Weighty Matters

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Looking at Overweight People

I never used to think much about other overweight people. It’s almost like I didn’t really see them. That sounds strange because they were not rendered invisible when I was in their vicinity. Obviously I knew they were present, but my thought patterns might have been absent, or at least turned in another direction. I didn’t see them for them because I was too busy thinking about myself in relation to them.

I know for a fact that I never looked at another heavy woman and thought, “She’d be so pretty if she lost weight.”

Melissa McCarthy has a new movie out so she is all over the entertainment news right now in television and print interviews. She is a beautiful woman. No qualifiers. She’s simply beautiful. Smart and talented too. She’s built a great movie and television career over the years. I wonder if anyone ever looked at her with a sad shake of their head and told her she could be a big star if only she wasn’t heavy. If they did I hope they seasoned those words before they ate them.

I’ve noticed that lately when I see someone who is obese, I experience an almost physical flow of compassion. I get this feeling for them that’s akin to me thinking, “Oh, honey. I know how miserable you are because I was there.” Then, as if that wasn’t enough projection, I follow it up with, “Trust me, life will be so much better if you can find a way.”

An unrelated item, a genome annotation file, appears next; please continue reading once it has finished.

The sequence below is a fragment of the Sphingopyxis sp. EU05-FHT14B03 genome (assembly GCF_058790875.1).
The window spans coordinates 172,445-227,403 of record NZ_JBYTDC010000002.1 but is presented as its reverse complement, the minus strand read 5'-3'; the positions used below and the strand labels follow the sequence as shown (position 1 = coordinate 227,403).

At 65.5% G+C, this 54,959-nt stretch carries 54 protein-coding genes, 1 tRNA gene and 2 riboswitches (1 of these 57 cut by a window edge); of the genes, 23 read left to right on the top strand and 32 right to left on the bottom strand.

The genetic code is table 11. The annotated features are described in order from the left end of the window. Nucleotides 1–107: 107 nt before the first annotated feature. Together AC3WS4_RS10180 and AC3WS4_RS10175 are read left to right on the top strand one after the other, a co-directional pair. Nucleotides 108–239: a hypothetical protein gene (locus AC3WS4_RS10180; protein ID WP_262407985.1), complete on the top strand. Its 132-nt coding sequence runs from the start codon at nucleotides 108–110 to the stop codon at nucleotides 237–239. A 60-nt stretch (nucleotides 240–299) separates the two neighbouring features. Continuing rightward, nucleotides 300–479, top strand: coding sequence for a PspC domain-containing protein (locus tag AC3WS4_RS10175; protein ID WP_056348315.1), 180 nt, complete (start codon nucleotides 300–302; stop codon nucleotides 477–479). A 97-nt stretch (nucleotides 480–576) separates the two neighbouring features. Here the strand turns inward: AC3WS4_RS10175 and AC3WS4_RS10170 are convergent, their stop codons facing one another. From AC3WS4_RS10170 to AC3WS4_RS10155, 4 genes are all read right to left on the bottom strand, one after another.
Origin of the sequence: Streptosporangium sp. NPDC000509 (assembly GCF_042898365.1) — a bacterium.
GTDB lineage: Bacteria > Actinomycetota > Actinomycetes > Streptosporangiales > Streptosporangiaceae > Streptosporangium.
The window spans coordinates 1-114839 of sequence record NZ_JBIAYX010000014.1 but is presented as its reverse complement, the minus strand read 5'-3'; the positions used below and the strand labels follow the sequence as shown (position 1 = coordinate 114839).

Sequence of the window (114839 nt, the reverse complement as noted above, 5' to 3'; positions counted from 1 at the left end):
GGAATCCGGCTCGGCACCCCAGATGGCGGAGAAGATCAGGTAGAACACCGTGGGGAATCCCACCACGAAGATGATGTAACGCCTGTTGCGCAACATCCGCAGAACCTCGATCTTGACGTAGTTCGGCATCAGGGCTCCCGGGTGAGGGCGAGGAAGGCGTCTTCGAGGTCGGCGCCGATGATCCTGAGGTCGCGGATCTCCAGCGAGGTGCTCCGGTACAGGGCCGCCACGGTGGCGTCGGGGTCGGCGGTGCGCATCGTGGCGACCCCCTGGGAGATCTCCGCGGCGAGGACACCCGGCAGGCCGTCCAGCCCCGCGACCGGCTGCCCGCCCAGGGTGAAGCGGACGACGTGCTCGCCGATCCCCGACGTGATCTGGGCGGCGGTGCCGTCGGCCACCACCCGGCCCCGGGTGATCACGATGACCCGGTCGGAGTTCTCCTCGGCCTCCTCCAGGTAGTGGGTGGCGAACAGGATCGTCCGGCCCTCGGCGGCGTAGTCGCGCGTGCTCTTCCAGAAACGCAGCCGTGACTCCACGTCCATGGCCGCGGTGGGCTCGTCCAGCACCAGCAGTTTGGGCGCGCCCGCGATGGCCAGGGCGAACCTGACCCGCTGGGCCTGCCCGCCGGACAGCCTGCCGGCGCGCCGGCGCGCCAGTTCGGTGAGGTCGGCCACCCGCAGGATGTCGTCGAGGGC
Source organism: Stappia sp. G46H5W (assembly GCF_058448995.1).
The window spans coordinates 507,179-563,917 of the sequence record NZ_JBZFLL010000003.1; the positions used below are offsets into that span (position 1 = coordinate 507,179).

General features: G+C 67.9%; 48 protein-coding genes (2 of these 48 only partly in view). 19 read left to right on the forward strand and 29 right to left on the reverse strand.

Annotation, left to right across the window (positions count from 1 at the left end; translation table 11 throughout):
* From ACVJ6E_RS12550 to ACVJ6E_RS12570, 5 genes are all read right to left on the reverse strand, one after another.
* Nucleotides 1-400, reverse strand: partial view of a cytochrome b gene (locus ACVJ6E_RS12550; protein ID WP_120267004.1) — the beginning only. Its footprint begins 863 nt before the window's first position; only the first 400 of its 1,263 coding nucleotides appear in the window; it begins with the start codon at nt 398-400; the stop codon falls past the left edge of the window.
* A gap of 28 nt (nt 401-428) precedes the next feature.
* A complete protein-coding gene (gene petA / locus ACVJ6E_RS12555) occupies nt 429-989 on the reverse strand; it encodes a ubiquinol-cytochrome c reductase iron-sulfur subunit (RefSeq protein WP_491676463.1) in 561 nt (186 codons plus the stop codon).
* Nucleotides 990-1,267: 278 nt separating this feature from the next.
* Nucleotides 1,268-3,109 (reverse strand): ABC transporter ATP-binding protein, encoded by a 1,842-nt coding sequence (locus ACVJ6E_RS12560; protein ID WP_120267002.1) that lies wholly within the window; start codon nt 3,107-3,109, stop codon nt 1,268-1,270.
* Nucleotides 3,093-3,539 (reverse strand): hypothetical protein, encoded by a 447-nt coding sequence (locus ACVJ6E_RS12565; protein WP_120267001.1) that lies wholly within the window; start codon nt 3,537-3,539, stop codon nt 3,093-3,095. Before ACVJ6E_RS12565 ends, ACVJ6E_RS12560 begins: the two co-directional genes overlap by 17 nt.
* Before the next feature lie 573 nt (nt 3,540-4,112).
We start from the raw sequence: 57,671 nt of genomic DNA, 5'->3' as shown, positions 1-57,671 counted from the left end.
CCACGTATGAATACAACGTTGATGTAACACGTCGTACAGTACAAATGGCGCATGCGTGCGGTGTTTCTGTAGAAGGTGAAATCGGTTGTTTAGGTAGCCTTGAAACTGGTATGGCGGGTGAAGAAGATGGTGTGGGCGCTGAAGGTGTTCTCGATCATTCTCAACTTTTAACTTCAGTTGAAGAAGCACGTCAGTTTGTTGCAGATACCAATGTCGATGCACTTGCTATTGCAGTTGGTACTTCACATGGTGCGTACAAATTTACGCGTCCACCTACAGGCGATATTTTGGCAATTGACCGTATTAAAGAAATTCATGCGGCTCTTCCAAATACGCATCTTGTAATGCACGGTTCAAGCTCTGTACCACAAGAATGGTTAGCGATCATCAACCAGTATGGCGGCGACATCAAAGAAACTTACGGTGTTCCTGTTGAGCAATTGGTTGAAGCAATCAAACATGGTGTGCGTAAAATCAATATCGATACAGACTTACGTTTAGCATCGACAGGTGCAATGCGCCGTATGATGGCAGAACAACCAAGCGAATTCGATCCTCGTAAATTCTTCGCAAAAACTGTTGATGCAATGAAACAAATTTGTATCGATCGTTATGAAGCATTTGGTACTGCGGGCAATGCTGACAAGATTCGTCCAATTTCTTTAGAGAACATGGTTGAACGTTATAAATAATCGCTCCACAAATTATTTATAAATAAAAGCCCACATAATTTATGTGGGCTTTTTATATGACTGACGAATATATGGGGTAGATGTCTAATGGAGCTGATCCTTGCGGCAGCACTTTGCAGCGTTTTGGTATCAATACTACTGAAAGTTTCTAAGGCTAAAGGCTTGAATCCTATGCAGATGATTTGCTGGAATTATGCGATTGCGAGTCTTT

It’s presumptuous of me to look at another overweight person and assume that their life isn’t terrific that, in fact, it could be improved. It’s annoying and a titch arrogant to think that they aren’t happy just because I was unhappy deep inside where nobody else could see the hurt and despair I carried around.

Instead of merely witnessing the other person, I internalize the encounter, viewing it through the lens of my experiences.

I’m working to change this. Just because I struggled, and continue to struggle, with self-acceptance, doesn’t mean everybody else does. I don’t want to hang mental labels on others just because that’s what it always felt like people were doing to me.

I just want to experience people as the people that they are where it counts — their personalities, their character, who they are as human beings. I don’t need to assess their health and fitness. If they truly are suffering emotional or spiritual woe, then compassion is appropriate but it shouldn’t be based on assumption. That, I’ve come to realize, is another type of judging. The last thing that I, or any overweight person, needs, is to be judged and suffer from comparison to someone else’s criteria.

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